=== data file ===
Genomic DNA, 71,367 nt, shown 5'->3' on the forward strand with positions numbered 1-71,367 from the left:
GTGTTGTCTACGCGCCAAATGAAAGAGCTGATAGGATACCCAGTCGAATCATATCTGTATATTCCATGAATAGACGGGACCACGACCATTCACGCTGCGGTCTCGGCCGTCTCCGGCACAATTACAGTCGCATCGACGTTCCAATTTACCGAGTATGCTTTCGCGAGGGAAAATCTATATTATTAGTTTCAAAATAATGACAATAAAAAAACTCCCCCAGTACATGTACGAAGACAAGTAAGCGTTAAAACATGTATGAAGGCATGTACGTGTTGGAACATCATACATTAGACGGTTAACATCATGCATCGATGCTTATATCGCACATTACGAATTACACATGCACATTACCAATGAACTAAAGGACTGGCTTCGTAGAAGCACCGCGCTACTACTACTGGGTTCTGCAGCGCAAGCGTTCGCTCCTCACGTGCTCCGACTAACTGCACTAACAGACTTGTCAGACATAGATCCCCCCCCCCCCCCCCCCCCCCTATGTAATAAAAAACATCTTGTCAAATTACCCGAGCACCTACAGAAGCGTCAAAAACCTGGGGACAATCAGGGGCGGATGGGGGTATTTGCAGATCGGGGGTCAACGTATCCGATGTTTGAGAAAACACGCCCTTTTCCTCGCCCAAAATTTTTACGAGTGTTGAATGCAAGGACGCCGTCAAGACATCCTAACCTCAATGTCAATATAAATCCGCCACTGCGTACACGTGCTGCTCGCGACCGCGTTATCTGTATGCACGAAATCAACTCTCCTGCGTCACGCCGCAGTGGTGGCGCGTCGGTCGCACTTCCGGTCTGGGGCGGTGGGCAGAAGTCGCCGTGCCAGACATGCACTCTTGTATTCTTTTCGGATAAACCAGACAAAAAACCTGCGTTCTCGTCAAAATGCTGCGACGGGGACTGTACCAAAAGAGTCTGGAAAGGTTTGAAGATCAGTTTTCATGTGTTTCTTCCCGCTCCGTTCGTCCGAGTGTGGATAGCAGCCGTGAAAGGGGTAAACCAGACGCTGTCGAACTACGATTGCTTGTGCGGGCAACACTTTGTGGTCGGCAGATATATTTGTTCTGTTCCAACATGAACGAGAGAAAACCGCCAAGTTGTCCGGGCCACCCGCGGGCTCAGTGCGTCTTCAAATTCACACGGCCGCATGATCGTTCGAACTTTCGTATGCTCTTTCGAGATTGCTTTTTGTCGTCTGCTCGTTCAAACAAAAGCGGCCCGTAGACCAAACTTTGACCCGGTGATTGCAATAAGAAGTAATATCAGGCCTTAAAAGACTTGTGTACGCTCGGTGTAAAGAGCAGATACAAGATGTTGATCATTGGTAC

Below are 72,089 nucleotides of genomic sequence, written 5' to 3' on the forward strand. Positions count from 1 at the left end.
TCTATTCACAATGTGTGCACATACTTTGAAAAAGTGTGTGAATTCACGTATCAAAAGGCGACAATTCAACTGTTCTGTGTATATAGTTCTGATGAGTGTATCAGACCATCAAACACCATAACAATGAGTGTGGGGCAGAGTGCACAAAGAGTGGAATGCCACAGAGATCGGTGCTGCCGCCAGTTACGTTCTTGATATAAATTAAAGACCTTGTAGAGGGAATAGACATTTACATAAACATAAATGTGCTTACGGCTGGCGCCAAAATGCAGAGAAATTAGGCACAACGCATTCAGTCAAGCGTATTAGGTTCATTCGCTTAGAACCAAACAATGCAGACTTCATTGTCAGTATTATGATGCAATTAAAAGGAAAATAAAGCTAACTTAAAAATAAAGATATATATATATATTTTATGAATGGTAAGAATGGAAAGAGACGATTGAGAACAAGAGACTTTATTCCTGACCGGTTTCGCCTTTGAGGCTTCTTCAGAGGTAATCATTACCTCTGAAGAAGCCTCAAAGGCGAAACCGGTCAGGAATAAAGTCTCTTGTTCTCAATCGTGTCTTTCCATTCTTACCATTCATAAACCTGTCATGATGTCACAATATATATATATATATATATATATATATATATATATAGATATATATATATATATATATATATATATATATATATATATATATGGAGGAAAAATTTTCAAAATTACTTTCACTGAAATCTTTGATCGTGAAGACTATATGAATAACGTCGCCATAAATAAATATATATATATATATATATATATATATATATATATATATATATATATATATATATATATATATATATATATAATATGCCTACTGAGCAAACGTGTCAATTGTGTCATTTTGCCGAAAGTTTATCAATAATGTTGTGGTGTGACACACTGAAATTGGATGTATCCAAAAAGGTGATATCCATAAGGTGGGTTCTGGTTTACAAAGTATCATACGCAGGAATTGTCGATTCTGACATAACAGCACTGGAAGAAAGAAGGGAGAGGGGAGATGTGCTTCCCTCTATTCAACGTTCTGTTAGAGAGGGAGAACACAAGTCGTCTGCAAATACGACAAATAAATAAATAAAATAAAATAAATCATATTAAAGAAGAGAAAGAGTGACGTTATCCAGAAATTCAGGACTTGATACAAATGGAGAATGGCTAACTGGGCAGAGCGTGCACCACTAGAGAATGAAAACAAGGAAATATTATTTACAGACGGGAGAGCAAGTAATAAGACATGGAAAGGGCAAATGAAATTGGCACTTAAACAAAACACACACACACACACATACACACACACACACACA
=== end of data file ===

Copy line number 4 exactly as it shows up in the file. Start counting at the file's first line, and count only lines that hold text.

TCTATTCACAATGTGTGCACATACTTTGAAAAAGTGTGTGAATTCACGTATCAAAAGGCGACAATTCAACTGTTCTGTGTATATAGTTCTGATGAGTGTATCAGACCATCAAACACCATAACAATGAGTGTGGGGCAGAGTGCACAAAGAGTGGAATGCCACAGAGATCGGTGCTGCCGCCAGTTACGTTCTTGATATAAATTAAAGACCTTGTAGAGGGAATAGACATTTACATAAACATAAATGTGCTTACGGCTGGCGCCAAAATGCAGAGAAATTAGGCACAACGCATTCAGTCAAGCGTATTAGGTTCATTCGCTTAGAACCAAACAATGCAGACTTCATTGTCAGTATTATGATGCAATTAAAAGGAAAATAAAGCTAACTTAAAAATAAAGATATATATATATATTTTATGAATGGTAAGAATGGAAAGAGACGATTGAGAACAAGAGACTTTATTCCTGACCGGTTTCGCCTTTGAGGCTTCTTCAGAGGTAATCATTACCTCTGAAGAAGCCTCAAAGGCGAAACCGGTCAGGAATAAAGTCTCTTGTTCTCAATCGTGTCTTTCCATTCTTACCATTCATAAACCTGTCATGATGTCACAATATATATATATATATATATATATATATATATATATAGATATATATATATATATATATATATATATATATATATATATATATGGAGGAAAAATTTTCAAAATTACTTTCACTGAAATCTTTGATCGTGAAGACTATATGAATAACGTCGCCATAAATAAATATATATATATATATATATATATATATATATATATATATATATATATATATATATATATATATATATATATAATATGCCTACTGAGCAAACGTGTCAATTGTGTCATTTTGCCGAAAGTTTATCAATAATGTTGTGGTGTGACACACTGAAATTGGATGTATCCAAAAAGGTGATATCCATAAGGTGGGTTCTGGTTTACAAAGTATCATACGCAGGAATTGTCGATTCTGACATAACAGCACTGGAAGAAAGAAGGGAGAGGGGAGATGTGCTTCCCTCTATTCAACGTTCTGTTAGAGAGGGAGAACACAAGTCGTCTGCAAATACGACAAATAAATAAATAAAATAAAATAAATCATATTAAAGAAGAGAAAGAGTGACGTTATCCAGAAATTCAGGACTTGATACAAATGGAGAATGGCTAACTGGGCAGAGCGTGCACCACTAGAGAATGAAAACAAGGAAATATTATTTACAGACGGGAGAGCAAGTAATAAGACATGGAAAGGGCAAATGAAATTGGCACTTAAACAAAACACACACACACACACATACACACACACACACACA